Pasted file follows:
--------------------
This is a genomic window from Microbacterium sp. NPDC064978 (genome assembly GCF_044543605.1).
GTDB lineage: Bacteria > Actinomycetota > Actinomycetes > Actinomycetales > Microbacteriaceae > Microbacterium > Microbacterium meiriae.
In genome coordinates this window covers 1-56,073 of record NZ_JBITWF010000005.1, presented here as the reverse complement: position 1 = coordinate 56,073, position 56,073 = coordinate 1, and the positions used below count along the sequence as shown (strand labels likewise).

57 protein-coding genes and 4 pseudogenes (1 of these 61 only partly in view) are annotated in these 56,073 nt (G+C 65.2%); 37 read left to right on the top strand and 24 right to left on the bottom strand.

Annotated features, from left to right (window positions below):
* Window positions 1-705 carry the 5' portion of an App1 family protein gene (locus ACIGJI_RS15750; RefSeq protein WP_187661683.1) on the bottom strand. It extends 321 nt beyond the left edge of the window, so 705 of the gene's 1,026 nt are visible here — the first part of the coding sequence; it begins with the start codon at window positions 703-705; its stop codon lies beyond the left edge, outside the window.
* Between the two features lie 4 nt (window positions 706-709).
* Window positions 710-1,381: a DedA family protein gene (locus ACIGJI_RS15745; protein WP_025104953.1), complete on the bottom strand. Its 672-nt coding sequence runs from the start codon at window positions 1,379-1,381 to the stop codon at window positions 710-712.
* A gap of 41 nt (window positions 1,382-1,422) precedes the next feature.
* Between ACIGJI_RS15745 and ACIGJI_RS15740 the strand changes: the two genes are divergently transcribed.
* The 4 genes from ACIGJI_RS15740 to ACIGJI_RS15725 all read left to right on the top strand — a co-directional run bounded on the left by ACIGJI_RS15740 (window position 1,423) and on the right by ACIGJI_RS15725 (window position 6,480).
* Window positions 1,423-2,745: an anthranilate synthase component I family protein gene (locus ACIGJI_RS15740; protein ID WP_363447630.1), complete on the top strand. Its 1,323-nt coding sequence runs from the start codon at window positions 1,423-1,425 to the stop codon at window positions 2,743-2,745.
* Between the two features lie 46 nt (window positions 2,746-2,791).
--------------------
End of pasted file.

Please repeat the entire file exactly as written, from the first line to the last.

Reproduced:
This is a genomic window from Microbacterium sp. NPDC064978 (genome assembly GCF_044543605.1).
GTDB lineage: Bacteria > Actinomycetota > Actinomycetes > Actinomycetales > Microbacteriaceae > Microbacterium > Microbacterium meiriae.
In genome coordinates this window covers 1-56,073 of record NZ_JBITWF010000005.1, presented here as the reverse complement: position 1 = coordinate 56,073, position 56,073 = coordinate 1, and the positions used below count along the sequence as shown (strand labels likewise).

57 protein-coding genes and 4 pseudogenes (1 of these 61 only partly in view) are annotated in these 56,073 nt (G+C 65.2%); 37 read left to right on the top strand and 24 right to left on the bottom strand.

Annotated features, from left to right (window positions below):
* Window positions 1-705 carry the 5' portion of an App1 family protein gene (locus ACIGJI_RS15750; RefSeq protein WP_187661683.1) on the bottom strand. It extends 321 nt beyond the left edge of the window, so 705 of the gene's 1,026 nt are visible here — the first part of the coding sequence; it begins with the start codon at window positions 703-705; its stop codon lies beyond the left edge, outside the window.
* Between the two features lie 4 nt (window positions 706-709).
* Window positions 710-1,381: a DedA family protein gene (locus ACIGJI_RS15745; protein WP_025104953.1), complete on the bottom strand. Its 672-nt coding sequence runs from the start codon at window positions 1,379-1,381 to the stop codon at window positions 710-712.
* A gap of 41 nt (window positions 1,382-1,422) precedes the next feature.
* Between ACIGJI_RS15745 and ACIGJI_RS15740 the strand changes: the two genes are divergently transcribed.
* The 4 genes from ACIGJI_RS15740 to ACIGJI_RS15725 all read left to right on the top strand — a co-directional run bounded on the left by ACIGJI_RS15740 (window position 1,423) and on the right by ACIGJI_RS15725 (window position 6,480).
* Window positions 1,423-2,745: an anthranilate synthase component I family protein gene (locus ACIGJI_RS15740; protein ID WP_363447630.1), complete on the top strand. Its 1,323-nt coding sequence runs from the start codon at window positions 1,423-1,425 to the stop codon at window positions 2,743-2,745.
* Between the two features lie 46 nt (window positions 2,746-2,791).